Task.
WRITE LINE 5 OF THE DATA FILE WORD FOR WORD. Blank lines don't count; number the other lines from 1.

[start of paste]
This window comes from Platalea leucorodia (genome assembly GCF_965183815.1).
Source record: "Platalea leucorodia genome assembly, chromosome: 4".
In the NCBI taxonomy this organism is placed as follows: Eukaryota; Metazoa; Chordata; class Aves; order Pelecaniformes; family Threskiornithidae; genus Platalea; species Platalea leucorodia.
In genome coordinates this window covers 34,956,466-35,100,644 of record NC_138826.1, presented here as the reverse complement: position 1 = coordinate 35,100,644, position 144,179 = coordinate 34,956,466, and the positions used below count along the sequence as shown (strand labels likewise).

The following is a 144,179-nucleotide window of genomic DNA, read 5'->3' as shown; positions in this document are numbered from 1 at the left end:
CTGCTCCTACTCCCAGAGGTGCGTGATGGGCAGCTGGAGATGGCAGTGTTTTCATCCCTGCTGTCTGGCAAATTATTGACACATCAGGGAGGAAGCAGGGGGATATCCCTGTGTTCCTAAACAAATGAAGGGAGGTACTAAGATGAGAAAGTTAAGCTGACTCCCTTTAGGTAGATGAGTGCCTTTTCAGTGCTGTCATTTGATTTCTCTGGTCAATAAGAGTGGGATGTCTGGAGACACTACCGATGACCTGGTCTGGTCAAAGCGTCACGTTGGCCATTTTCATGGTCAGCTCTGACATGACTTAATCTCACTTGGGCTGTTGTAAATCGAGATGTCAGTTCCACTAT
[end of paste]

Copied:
The following is a 144,179-nucleotide window of genomic DNA, read 5'->3' as shown; positions in this document are numbered from 1 at the left end: